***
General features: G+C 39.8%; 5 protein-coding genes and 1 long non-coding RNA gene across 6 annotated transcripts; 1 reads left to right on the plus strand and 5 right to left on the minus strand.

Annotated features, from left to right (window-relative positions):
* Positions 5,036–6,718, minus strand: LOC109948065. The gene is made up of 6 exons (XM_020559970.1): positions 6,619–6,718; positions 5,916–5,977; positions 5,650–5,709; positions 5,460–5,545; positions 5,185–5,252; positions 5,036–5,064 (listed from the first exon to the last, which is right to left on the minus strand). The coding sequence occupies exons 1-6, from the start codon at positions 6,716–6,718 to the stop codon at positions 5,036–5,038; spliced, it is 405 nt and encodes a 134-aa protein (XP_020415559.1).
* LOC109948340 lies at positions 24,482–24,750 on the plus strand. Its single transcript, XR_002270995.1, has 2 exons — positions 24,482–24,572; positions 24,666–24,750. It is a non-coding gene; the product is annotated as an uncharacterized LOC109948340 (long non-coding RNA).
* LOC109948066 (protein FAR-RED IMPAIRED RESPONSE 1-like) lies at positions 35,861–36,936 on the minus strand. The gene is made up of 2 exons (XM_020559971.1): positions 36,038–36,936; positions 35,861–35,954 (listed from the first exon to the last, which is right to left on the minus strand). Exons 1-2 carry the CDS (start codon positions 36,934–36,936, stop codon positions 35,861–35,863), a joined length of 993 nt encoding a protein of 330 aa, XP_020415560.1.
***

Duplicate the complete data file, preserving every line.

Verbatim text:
General features: G+C 39.8%; 5 protein-coding genes and 1 long non-coding RNA gene across 6 annotated transcripts; 1 reads left to right on the plus strand and 5 right to left on the minus strand.

Annotated features, from left to right (window-relative positions):
* Positions 5,036–6,718, minus strand: LOC109948065. The gene is made up of 6 exons (XM_020559970.1): positions 6,619–6,718; positions 5,916–5,977; positions 5,650–5,709; positions 5,460–5,545; positions 5,185–5,252; positions 5,036–5,064 (listed from the first exon to the last, which is right to left on the minus strand). The coding sequence occupies exons 1-6, from the start codon at positions 6,716–6,718 to the stop codon at positions 5,036–5,038; spliced, it is 405 nt and encodes a 134-aa protein (XP_020415559.1).
* LOC109948340 lies at positions 24,482–24,750 on the plus strand. Its single transcript, XR_002270995.1, has 2 exons — positions 24,482–24,572; positions 24,666–24,750. It is a non-coding gene; the product is annotated as an uncharacterized LOC109948340 (long non-coding RNA).
* LOC109948066 (protein FAR-RED IMPAIRED RESPONSE 1-like) lies at positions 35,861–36,936 on the minus strand. The gene is made up of 2 exons (XM_020559971.1): positions 36,038–36,936; positions 35,861–35,954 (listed from the first exon to the last, which is right to left on the minus strand). Exons 1-2 carry the CDS (start codon positions 36,934–36,936, stop codon positions 35,861–35,863), a joined length of 993 nt encoding a protein of 330 aa, XP_020415560.1.